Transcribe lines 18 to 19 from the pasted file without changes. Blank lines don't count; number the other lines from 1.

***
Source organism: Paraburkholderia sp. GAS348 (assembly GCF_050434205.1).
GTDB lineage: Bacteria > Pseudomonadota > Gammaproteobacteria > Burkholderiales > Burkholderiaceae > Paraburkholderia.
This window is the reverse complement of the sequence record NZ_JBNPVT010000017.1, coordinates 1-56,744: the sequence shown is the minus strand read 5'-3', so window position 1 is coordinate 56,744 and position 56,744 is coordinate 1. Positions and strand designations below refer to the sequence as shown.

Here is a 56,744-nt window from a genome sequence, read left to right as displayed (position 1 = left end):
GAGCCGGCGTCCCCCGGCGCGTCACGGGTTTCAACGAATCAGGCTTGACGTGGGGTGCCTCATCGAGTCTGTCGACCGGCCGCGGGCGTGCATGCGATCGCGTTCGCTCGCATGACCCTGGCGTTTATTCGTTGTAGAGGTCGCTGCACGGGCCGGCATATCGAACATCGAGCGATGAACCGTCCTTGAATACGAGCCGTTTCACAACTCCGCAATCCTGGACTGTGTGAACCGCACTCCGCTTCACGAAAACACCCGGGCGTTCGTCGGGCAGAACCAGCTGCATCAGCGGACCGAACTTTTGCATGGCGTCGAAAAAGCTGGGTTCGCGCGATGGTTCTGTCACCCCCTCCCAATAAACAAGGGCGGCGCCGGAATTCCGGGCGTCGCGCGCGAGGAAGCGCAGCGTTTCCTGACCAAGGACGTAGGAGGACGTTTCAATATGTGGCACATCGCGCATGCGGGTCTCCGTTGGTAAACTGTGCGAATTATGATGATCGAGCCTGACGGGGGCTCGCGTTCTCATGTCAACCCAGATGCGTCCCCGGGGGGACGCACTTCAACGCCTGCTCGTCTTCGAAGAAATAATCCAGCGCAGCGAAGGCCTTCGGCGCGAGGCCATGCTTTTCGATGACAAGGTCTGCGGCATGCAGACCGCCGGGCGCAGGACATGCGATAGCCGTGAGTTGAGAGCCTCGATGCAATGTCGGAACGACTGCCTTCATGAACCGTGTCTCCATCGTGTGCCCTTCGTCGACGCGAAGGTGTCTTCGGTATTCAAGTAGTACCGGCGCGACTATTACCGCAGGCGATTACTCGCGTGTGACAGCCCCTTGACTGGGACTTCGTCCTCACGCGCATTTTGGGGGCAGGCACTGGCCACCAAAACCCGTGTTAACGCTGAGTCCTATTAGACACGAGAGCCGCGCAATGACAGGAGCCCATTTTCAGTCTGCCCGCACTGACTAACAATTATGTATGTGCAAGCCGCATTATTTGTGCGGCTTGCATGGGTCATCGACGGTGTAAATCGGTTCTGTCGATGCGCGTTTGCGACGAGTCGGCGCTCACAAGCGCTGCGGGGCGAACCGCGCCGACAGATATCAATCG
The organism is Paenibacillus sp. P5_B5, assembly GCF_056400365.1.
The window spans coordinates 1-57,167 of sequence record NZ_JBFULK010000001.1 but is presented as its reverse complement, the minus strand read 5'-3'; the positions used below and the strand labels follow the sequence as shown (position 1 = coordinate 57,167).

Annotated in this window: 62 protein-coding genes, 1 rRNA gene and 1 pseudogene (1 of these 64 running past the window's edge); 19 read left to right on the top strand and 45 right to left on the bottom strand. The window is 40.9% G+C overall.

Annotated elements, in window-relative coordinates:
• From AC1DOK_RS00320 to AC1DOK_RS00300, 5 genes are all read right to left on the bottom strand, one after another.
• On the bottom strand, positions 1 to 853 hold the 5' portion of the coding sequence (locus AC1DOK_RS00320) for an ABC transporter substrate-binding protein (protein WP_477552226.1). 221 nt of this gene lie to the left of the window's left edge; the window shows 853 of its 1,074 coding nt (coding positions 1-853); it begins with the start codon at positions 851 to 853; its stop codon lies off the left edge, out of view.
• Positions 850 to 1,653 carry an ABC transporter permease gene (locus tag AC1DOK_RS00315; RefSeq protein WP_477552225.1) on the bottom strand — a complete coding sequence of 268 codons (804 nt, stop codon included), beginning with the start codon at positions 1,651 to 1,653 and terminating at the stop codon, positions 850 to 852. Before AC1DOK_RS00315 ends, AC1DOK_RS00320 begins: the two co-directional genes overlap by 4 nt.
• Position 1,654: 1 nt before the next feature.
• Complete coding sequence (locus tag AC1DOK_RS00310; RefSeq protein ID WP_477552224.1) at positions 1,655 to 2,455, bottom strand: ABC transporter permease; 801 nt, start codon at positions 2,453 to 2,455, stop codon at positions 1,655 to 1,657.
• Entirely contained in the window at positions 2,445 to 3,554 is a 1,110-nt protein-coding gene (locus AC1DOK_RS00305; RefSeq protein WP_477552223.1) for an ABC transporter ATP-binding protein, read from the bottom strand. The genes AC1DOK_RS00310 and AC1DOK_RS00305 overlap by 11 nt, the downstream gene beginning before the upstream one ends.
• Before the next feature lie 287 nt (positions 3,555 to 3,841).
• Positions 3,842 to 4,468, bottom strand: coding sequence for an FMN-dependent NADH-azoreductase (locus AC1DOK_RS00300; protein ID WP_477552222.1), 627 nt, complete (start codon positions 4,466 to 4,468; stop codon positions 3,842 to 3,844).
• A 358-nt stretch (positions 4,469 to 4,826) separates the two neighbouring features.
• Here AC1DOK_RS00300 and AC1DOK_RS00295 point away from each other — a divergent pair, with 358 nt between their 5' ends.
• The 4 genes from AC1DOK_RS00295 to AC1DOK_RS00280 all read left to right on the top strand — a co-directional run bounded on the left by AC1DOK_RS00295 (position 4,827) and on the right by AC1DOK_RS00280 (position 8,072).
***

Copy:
• A 358-nt stretch (positions 4,469 to 4,826) separates the two neighbouring features.
• Here AC1DOK_RS00300 and AC1DOK_RS00295 point away from each other — a divergent pair, with 358 nt between their 5' ends.